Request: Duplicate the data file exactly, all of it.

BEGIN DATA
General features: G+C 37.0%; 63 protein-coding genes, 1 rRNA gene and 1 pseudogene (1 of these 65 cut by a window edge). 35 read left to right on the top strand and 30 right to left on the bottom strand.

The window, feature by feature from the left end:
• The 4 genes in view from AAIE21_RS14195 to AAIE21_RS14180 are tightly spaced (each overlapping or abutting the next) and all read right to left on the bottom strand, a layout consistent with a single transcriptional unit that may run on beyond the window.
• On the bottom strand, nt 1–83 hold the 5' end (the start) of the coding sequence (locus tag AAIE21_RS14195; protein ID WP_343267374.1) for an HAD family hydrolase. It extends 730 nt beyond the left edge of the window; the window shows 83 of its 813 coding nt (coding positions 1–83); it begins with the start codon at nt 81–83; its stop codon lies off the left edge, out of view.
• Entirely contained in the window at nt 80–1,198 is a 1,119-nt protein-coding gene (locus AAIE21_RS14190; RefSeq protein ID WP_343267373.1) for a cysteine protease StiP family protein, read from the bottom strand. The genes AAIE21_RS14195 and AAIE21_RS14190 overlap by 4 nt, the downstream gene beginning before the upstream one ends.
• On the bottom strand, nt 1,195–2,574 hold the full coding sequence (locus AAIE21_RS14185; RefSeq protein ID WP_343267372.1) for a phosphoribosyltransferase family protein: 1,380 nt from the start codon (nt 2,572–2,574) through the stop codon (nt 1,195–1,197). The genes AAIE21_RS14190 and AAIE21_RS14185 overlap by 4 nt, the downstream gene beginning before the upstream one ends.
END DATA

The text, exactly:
General features: G+C 37.0%; 63 protein-coding genes, 1 rRNA gene and 1 pseudogene (1 of these 65 cut by a window edge). 35 read left to right on the top strand and 30 right to left on the bottom strand.

The window, feature by feature from the left end:
• The 4 genes in view from AAIE21_RS14195 to AAIE21_RS14180 are tightly spaced (each overlapping or abutting the next) and all read right to left on the bottom strand, a layout consistent with a single transcriptional unit that may run on beyond the window.
• On the bottom strand, nt 1–83 hold the 5' end (the start) of the coding sequence (locus tag AAIE21_RS14195; protein ID WP_343267374.1) for an HAD family hydrolase. It extends 730 nt beyond the left edge of the window; the window shows 83 of its 813 coding nt (coding positions 1–83); it begins with the start codon at nt 81–83; its stop codon lies off the left edge, out of view.
• Entirely contained in the window at nt 80–1,198 is a 1,119-nt protein-coding gene (locus AAIE21_RS14190; RefSeq protein ID WP_343267373.1) for a cysteine protease StiP family protein, read from the bottom strand. The genes AAIE21_RS14195 and AAIE21_RS14190 overlap by 4 nt, the downstream gene beginning before the upstream one ends.
• On the bottom strand, nt 1,195–2,574 hold the full coding sequence (locus AAIE21_RS14185; RefSeq protein ID WP_343267372.1) for a phosphoribosyltransferase family protein: 1,380 nt from the start codon (nt 2,572–2,574) through the stop codon (nt 1,195–1,197). The genes AAIE21_RS14190 and AAIE21_RS14185 overlap by 4 nt, the downstream gene beginning before the upstream one ends.